Colombo Telegraph

WikiLeaks: Mahinda’s Devolution Proposals Were Sarath Silva’s Brainchild

“Most parties represented in parliament, including several elements of the ruling coalition, have come out publicly or privately against the governing Sri Lankan Freedom Party draft devolution proposals. The Sinhalese nationalist JVP has also attacked the plan, saying it is contrary to the President’s anti-federalist 2005 election campaign manifesto, which the JVP accepted when it supported him. The opposition United National party (UNP) is awaiting the return of its leader, Ranil Wickremesinghe, currently traveling in Europe, before taking a definitive position. The prevailing sentiment in the party is that the UNP has little to gain by engaging on basis of the SLFP text, which they regard as incapable of addressing the country’s ethnic conflict. Most Tamils believe that district-level devolution has been tried at least twice before in previous decades and found to be inadequate for Sri Lanka.” the US Embassy Colombo informed Washington.

Silva and Rajapaksa

The Colombo Telegraph found the related leaked cable from the WikiLeaks database. The ‘Confidential’ cable discusses the governing SLFP’s devolution proposals. The cable was written on May 04, 2007  by the US embassy Charge d’Affaires James R. Moore.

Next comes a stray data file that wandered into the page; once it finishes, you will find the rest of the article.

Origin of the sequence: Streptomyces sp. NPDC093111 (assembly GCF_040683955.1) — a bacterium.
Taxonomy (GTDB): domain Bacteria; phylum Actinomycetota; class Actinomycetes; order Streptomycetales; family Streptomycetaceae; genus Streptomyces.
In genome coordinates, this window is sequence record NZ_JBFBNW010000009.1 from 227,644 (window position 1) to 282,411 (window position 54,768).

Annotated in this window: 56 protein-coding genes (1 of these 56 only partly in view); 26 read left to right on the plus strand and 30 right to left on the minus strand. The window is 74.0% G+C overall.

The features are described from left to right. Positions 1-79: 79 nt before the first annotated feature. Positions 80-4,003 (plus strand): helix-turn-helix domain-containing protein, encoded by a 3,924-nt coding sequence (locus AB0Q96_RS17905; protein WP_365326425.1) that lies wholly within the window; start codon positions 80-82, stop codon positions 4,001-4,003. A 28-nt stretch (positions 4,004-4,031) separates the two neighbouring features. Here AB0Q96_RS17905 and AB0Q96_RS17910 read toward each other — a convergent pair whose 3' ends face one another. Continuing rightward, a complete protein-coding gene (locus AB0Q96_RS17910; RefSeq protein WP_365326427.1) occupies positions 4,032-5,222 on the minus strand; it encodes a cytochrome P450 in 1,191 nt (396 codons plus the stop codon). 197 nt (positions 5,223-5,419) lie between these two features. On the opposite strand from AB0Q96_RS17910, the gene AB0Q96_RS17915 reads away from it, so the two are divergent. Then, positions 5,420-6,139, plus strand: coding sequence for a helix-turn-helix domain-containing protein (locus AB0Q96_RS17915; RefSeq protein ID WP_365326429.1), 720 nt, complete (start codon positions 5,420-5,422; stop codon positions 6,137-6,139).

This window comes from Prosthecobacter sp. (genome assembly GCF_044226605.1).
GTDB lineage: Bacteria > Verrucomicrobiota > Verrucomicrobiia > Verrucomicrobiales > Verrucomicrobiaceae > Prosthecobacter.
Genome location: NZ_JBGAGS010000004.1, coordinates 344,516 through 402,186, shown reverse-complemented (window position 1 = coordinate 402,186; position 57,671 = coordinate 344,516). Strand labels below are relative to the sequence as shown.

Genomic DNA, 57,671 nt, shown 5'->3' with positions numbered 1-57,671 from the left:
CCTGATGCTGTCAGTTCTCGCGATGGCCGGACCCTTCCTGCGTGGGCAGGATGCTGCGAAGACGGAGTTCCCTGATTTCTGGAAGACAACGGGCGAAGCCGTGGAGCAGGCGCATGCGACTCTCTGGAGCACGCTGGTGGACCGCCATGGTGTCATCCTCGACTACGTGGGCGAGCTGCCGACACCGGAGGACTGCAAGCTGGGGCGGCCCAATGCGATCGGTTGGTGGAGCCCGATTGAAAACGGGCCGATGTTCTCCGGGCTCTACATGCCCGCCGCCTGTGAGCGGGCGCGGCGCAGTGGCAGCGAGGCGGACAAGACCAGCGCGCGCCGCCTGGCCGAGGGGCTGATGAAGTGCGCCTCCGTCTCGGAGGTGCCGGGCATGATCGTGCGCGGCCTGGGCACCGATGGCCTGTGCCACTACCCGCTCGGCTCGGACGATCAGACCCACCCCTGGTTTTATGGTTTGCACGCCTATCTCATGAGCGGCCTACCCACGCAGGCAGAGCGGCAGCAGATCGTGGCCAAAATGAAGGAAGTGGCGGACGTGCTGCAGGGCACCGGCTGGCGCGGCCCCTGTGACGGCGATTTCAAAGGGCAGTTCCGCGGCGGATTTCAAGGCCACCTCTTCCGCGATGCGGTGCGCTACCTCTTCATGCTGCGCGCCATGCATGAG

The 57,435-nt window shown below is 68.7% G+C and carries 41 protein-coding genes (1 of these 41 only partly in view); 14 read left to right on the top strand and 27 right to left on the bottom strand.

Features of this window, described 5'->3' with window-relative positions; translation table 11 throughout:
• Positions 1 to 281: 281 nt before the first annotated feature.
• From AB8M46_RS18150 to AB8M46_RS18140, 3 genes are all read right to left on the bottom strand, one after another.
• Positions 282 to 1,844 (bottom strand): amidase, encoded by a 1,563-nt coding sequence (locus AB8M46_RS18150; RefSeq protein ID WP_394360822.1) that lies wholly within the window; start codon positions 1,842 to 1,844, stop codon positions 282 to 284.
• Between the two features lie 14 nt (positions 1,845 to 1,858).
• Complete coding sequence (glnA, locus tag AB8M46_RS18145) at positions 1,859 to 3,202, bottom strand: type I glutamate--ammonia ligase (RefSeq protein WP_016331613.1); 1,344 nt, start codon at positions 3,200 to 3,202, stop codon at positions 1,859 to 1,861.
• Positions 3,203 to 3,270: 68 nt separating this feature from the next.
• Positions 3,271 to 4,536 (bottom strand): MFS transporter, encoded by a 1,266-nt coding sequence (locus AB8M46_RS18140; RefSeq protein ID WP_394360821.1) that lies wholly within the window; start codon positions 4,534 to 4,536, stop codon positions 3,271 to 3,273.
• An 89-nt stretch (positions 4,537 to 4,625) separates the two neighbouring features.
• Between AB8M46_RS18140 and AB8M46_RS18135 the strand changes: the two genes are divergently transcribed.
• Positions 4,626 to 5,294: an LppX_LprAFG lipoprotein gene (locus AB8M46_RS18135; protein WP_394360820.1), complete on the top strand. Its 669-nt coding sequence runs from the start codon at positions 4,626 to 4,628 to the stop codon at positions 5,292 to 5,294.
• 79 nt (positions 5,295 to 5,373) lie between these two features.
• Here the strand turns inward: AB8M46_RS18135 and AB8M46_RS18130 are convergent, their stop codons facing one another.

Charge d’Affaires wrote; “A key member of the SLFP drafting committee (strictly protect) confided to Pol that the President had rejected the work of his committee, which had proposed provincial level devolution. The President then convened a second, smaller working group that excluded this contact and other prominent SLFP moderates. Nevertheless, this working group had also reported out a proposal to devolve power to the Provincial Councils. The third and final draft was the brainchild of Sri Lanka’s Chief Justice (known for his extreme and quirky views) and a lawyer close to the JVP. Our source told us the President pushed this third proposal through the party’s Central Committee. He believed that his plan for devolution to the provinces commanded much support within the SLFP, but in the end, Central Committee members were unwilling to cast votes against the President. His own draft went down to defeat, 33 to 3, although the President subsequently endorsed several amendments he suggested.”

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